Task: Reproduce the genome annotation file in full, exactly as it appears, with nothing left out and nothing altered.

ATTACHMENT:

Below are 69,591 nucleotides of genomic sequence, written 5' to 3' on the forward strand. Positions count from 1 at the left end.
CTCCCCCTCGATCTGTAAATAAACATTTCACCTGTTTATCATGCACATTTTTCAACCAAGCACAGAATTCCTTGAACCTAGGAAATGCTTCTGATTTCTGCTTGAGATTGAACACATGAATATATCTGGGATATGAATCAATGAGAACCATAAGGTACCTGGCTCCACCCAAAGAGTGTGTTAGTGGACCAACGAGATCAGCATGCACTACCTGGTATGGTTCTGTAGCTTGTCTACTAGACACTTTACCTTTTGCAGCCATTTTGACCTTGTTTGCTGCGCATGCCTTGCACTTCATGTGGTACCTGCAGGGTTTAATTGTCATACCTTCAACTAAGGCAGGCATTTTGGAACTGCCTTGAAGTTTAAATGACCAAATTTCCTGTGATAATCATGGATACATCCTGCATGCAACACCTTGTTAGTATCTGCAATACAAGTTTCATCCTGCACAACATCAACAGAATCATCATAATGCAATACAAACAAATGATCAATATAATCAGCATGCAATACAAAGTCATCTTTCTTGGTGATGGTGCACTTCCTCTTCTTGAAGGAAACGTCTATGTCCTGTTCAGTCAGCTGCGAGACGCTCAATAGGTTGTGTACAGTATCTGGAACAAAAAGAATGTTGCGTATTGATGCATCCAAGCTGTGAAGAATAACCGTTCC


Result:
Below are 69,591 nucleotides of genomic sequence, written 5' to 3' on the forward strand. Positions count from 1 at the left end.
CTCCCCCTCGATCTGTAAATAAACATTTCACCTGTTTATCATGCACATTTTTCAACCAAGCACAGAATTCCTTGAACCTAGGAAATGCTTCTGATTTCTGCTTGAGATTGAACACATGAATATATCTGGGATATGAATCAATGAGAACCATAAGGTACCTGGCTCCACCCAAAGAGTGTGTTAGTGGACCAACGAGATCAGCATGCACTACCTGGTATGGTTCTGTAGCTTGTCTACTAGACACTTTACCTTTTGCAGCCATTTTGACCTTGTTTGCTGCGCATGCCTTGCACTTCATGTGGTACCTGCAGGGTTTAATTGTCATACCTTCAACTAAGGCAGGCATTTTGGAACTGCCTTGAAGTTTAAATGACCAAATTTCCTGTGATAATCATGGATACATCCTGCATGCAACACCTTGTTAGTATCTGCAATACAAGTTTCATCCTGCACAACATCAACAGAATCATCATAATGCAATACAAACAAATGATCAATATAATCAGCATGCAATACAAAGTCATCTTTCTTGGTGATGGTGCACTTCCTCTTCTTGAAGGAAACGTCTATGTCCTGTTCAGTCAGCTGCGAGACGCTCAATAGGTTGTGTACAGTATCTGGAACAAAAAGAATGTTGCGTATTGATGCATCCAAGCTGTGAAGAATAACCGTTCC